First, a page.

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Consider a cylindrical symmetrical infinite wire with radius $R$. The wire has constant charge density $\rho$ and current density $\vec j$ (pointing to the right). This is measured from the stationary frame $S$.

We let the wire move at a uniform speed $v$ to the right; label the moving frame $\bar S$. The observations are made from the stationary frame $S$.

a) Do $\rho$ and $\vec j$ change? (wrt our stationary reference frame S)? How is this consistent with the conservation of charge?

In $S$ we have:

$$\vec j = \rho u$$

Where $u$ is the speed of the charges (which is quite small, so we'd expect a small current density indeed.

My first thought was that $\rho$ wouldn't change because charge is invariant. But then I thought that (considering $v$ to be a relativistic speed) moving objects get shortened (only along the direction of its motion). Meaning that the volume will be shortened. Thus, based on the definition $\rho = \frac{Q}{V}$

$$\bar \rho > \rho$$

What about $\vec j$? As $v >> u$ let me neglect $u$. Then $\bar {\vec j}$ is:

$$\bar {\vec j} = \bar \rho v$$

Which means:

$$\bar {\vec j} >> \vec j$$

The above is perfectly consistent with local conservation of charge.

In $S$ we have:

$$\frac{\partial \rho}{\partial t} = -\nabla \vec j$$

While in $\bar S$ we have:

$$\frac{\partial \bar \rho}{\partial t} = -\nabla \bar {\vec j}$$

How do you see my reasoning?

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    $\begingroup$ Yes, $\rho$ and $\vec{j}$ form a four-vector $j^\mu = (\rho, \vec{j})$ and transform like any other four-vector. $\endgroup$ – knzhou Jun 13 at 9:25
  • $\begingroup$ @knzhou Oh I see thanks! Actually I should work with proper velocity because proper time is invariant (thus we have less work to do). $\endgroup$ – JD_PM Jun 13 at 9:36
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As noted by @knzhou, charge and current density form a four-vector. There are several ways of prooving it. One way is to postulate that the electromagnetic fields (as an anti-symmetric tensor) are co-variant, and then properties of current density follow from Maxwell's equations.

It can also be done based solely on Maxwell's equations without asking for co-variance of the fields. Indeed, as you noted, the charge conservation implies ($\rho$ - charge density, $\mathbf{J}$ - current density)

$\partial_t \rho + \boldsymbol{\nabla}.\mathbf{J}=0$

in any reference frame. It is convinient to build a proof for a point-charge. The charge density of a point-particle (with charge $q$) at $\mathbf{\bar{r}}$ is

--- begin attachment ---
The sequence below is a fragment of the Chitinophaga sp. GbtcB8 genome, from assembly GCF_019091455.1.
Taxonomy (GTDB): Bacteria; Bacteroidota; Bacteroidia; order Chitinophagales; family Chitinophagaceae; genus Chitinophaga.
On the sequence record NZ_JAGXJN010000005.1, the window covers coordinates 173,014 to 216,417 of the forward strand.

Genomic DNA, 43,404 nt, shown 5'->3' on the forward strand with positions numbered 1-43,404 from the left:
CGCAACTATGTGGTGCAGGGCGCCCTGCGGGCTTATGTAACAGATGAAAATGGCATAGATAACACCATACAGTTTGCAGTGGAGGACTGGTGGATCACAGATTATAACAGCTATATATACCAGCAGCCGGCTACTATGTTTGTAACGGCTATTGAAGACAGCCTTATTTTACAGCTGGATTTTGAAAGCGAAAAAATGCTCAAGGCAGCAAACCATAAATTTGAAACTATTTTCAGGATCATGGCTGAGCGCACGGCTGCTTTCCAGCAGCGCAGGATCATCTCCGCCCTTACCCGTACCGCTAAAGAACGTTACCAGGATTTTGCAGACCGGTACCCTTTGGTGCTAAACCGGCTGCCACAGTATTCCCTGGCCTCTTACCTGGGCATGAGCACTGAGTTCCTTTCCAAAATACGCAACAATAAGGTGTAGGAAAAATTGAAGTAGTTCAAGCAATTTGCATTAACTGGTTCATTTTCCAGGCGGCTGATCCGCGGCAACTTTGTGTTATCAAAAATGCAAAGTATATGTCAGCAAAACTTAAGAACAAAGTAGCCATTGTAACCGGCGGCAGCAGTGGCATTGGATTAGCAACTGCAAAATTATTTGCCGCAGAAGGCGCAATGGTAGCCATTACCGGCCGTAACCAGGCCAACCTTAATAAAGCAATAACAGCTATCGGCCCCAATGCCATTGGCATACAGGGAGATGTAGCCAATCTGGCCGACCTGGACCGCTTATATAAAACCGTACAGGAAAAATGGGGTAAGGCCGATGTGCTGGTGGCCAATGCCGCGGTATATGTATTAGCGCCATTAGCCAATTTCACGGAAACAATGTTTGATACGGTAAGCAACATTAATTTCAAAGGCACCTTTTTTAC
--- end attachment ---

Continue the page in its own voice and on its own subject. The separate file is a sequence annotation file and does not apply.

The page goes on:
$\rho\left(\mathbf{r},t\right)=q\delta^{(3)}\left(\mathbf{r}-\mathbf{\bar{r}}\left(t\right)\right)$

Where $\delta^{(3)}$ is the 3d delta function. This can be also written as:

$\rho\left(\mathbf{r},t\right)=\int cdt' q\,\delta\left(c\left(t-t'\right)\right) \delta^{(3)}\left(\mathbf{r}-\mathbf{\bar{r}}\left(t'\right)\right)$

i.e. we are taking into account all the motion of the charge (by integrating with respect to time $t'$), but only its position at time $t$ matters for $\rho\left(\mathbf{r},t\right)$

This can be further simplified to:

$\rho\left(\mathbf{r},t\right)=\int dt' \,cq\,\delta^{(4)}\left(\left(ct,\mathbf{r}\right)-\bar{x}\left(t'\right)\right)$

Where $\bar{x}\left(t'\right)^\mu=\left(ct',\mathbf{\bar{r}}\left(t'\right)\right)^\mu$ is the four-position at time $t'$ (in the lab-frame), and $\delta^{(4)}$ is the 4d delta function.

Now the current density, that satisfies the charge conservation equation is:

$\mathbf{J}\left(\mathbf{r},t\right)=\int cdt' q\,\mathbf{\dot{\bar{r}}}\left(t'\right)\delta\left(c\left(t-t'\right)\right) \delta^{(3)}\left(\mathbf{r}-\mathbf{\bar{r}}\left(t'\right)\right)=\int cdt' \,q\,\mathbf{\dot{\bar{r}}}\left(t'\right)\,\delta^{(4)}\left(\left(ct,\mathbf{r}\right)-\bar{x}\left(t'\right)\right)$

Finally we can change integration variable from lab-frame time to proper time of the charged particle ($t'\to \tau$). This does not affect the $\delta^{(4)}$ because Lorentz tranformations do not change 'four-volumes', i.e. the Jacobian corresponding to such coordinate change is unity. But $dt'\to \gamma d\tau$, where $\gamma$ is the Lorentz factor.

So:

$c\rho\left(\mathbf{r},t\right)=\int cd\tau \gamma\,cq\,\delta^{(4)}\left(\left(ct,\mathbf{r}\right)-\bar{x}\left(\tau\right)\right)$

$\mathbf{J}\left(\mathbf{r},t\right)=\int cd\tau \gamma\,q\,\mathbf{\dot{\bar{r}}}\left(\tau\right)\,\delta^{(4)}\left(\left(ct,\mathbf{r}\right)-\bar{x}\left(\tau\right)\right)$

Now the four-velocity of a particle is $u^\mu=\gamma\left(c,\mathbf{\dot{\bar{r}}}\right)^\mu$, thus if we create an object $J^\mu = \left(c\rho,\mathbf{J}\right)^\mu$ we can see that for point-particle it will be (in any frame!):

$J^\mu = \int cd\tau \,u^\mu\, \delta^{(4)}\left(\left(ct,\mathbf{r}\right)-\bar{x}\left(\tau\right)\right)$

and therefore a four-vector (since four-velocity is a four vector). Assuming that all charge densities are made from point charges (even weaker, purely mathematical, assumption is that all charge densities are sufficiently well-behaved to be decomposable into delta-functions) we then establish the four-vector nature of $\left(c\rho,\mathbf{J}\right)^\mu$ in general.

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